What are your favorite food gifts to share with others during the holidays?

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Old Fashioned Divinity Candy

4.99 from 59 votes
Amy Nash
Prep Time 5 mins
Cook Time 15 mins
Total Time 20 mins
Course Dessert
Cuisine American
Servings 40 pieces
This Old Fashioned Divinity Candy Recipe is a wonderful, Southern confection that is perfect for adding to a plate of goodies to share with loved ones during the holidays! 


  • 2 ½ cups granulated sugar
  • ½ cup water
  • ½ cup light corn syrup
  • teaspoon salt
  • 2 egg whites at room temperature
  • 1 cup chopped pecans
  • 1 teaspoon vanilla


  • Line a cookie sheet with parchment paper or a silpat mat and set aside.
  • In a large saucepan over medium heat, combine the sugar, water, corn syrup and salt and cook, stirring occasionally, just until the mixture starts to boil.  Then clip a candy thermometer to the side of the pan and continue to cook without stirring until the temperature reaches 260 degrees F, about 8-10 minutes.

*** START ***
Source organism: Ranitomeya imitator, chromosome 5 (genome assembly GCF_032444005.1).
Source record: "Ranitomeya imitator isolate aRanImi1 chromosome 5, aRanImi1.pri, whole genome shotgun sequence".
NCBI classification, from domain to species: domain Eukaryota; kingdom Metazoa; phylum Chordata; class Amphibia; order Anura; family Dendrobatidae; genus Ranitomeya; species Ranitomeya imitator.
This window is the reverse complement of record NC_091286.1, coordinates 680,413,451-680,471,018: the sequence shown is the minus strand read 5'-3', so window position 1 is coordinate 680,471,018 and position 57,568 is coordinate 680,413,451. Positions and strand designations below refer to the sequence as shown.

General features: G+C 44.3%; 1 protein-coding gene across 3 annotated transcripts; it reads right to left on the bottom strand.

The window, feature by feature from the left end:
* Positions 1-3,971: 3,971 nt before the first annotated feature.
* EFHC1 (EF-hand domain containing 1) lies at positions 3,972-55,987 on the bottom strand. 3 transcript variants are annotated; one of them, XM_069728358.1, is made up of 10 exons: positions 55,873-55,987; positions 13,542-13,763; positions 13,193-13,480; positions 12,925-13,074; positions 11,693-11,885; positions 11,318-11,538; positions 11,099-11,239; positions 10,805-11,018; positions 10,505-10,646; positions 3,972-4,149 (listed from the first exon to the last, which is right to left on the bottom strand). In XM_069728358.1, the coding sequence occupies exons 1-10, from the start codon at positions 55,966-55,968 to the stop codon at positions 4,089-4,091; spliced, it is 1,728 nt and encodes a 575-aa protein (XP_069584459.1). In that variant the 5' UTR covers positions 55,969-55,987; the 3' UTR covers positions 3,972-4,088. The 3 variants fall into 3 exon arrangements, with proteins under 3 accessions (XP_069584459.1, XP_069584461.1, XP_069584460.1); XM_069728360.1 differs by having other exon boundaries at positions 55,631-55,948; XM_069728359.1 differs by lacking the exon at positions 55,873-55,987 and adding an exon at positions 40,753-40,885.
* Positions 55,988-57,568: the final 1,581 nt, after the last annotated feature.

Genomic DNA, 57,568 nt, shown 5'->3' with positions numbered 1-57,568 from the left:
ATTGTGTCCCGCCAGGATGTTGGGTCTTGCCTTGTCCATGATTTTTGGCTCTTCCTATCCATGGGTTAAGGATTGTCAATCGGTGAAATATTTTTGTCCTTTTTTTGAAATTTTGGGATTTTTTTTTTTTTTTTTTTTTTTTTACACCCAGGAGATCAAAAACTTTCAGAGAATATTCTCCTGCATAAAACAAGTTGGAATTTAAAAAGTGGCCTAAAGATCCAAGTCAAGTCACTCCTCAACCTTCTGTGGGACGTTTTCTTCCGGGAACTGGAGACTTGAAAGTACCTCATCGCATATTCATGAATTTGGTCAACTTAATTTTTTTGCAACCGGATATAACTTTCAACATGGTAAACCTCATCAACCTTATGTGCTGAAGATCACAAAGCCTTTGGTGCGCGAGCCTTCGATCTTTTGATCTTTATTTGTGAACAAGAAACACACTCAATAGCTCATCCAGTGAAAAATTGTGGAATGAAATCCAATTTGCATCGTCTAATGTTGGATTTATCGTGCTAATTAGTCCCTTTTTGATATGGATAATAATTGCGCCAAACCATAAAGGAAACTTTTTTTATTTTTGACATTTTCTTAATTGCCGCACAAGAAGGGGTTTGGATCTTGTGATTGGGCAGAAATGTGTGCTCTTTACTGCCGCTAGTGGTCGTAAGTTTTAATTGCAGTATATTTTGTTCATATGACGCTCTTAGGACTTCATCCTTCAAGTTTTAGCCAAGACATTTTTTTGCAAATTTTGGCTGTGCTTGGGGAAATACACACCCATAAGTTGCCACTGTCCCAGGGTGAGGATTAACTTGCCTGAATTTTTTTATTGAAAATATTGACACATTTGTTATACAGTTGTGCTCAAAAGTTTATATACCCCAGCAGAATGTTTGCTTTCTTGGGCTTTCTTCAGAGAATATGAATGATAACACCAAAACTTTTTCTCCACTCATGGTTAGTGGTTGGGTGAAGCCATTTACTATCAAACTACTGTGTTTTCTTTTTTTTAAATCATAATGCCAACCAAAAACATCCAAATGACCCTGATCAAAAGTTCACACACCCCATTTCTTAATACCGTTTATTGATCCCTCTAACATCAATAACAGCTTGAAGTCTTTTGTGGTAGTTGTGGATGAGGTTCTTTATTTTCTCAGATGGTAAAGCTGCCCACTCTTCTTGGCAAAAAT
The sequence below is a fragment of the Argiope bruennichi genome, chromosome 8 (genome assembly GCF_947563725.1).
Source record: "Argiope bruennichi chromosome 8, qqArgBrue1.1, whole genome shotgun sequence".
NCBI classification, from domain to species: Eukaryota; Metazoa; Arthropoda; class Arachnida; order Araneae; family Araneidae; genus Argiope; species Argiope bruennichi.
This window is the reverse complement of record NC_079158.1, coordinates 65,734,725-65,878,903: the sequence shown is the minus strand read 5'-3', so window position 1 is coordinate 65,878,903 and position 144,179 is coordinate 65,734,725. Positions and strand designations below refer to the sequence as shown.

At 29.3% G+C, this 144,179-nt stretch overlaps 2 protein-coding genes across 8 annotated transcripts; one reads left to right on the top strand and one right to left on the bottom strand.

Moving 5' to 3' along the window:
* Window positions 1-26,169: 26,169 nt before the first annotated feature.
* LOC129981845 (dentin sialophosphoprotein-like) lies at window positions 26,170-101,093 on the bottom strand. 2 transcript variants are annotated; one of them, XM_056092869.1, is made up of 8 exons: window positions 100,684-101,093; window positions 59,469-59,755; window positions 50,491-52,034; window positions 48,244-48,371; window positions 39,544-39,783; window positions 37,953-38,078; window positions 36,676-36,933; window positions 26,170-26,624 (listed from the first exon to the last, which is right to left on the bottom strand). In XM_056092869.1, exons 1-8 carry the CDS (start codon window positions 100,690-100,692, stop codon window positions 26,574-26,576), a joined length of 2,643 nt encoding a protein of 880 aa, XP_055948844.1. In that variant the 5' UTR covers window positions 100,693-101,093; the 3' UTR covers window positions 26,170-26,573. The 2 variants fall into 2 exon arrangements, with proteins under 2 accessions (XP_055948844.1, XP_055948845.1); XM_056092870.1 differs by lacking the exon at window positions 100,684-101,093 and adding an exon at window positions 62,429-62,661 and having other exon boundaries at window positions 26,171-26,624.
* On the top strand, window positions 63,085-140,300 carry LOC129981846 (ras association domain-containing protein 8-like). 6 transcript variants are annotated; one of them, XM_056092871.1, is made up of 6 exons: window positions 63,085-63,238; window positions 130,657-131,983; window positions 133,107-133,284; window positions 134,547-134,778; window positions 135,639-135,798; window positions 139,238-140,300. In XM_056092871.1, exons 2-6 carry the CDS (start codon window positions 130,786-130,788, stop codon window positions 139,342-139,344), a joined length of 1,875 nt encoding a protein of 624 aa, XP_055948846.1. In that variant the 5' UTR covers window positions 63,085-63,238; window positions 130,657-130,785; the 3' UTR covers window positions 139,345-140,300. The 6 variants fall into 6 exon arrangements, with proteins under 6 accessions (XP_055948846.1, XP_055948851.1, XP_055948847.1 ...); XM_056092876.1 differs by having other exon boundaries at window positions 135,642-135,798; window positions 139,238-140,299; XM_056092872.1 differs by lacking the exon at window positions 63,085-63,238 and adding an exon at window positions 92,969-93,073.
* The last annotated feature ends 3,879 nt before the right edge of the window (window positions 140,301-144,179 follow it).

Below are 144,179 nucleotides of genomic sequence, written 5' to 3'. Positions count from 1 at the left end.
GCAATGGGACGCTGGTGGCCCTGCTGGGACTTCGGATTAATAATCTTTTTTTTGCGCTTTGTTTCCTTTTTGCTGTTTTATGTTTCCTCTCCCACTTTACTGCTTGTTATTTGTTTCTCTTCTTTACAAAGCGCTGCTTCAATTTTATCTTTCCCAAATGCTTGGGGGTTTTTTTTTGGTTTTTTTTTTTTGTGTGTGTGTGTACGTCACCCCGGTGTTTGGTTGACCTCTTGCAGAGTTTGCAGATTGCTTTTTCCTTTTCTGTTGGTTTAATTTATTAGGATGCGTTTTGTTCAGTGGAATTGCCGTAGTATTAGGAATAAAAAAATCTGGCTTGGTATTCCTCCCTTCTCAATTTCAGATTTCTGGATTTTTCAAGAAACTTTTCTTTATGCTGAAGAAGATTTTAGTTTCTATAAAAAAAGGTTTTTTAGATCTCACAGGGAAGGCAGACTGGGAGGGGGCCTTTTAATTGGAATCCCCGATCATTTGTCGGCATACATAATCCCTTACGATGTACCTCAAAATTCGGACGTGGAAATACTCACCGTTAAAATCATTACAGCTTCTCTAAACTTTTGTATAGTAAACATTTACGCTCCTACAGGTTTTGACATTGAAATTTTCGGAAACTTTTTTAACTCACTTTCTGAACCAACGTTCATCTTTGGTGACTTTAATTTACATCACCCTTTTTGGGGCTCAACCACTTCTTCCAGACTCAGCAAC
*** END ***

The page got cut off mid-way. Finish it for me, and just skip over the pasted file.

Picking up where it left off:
• While the sugar mixture is cooking, beat the egg whites on high speed using a stand mixer with a paddle attachment until stiff peaks form.  
  • Once the sugar mixture reaches 260 degrees, remove from heat and very slowly pour it in a thin, steady stream, over the egg whites while mixing on high speed.  It should take about 2 minutes to pour the hot liquid over the egg whites, so go slow and don't rush this step.  
  • Continue to beat on high speed for another 5-8 minutes until the candy loses some of its glossiness and starts to hold its shape.  You can stop mixing and test a small amount of candy by dropping a small spoonful of it onto the parchment paper to see if it holds its shape in a nice mound with nice swirls on top or if it melts down into a puddle.  Continue to beat a minute or two longer if the divinity doesn't hold its shape yet, test again.
  • Mix in the vanilla and the chopped pecans when the candy stays in a mound instead of melting into itself.
  • Using two spoons sprayed lightly with cooking spray, drop tablespoon size scoops of divinity onto the prepared baking sheet, using one spoon to scrape the hot candy off the other spoon.  You will want to work quickly while the candy is still hot.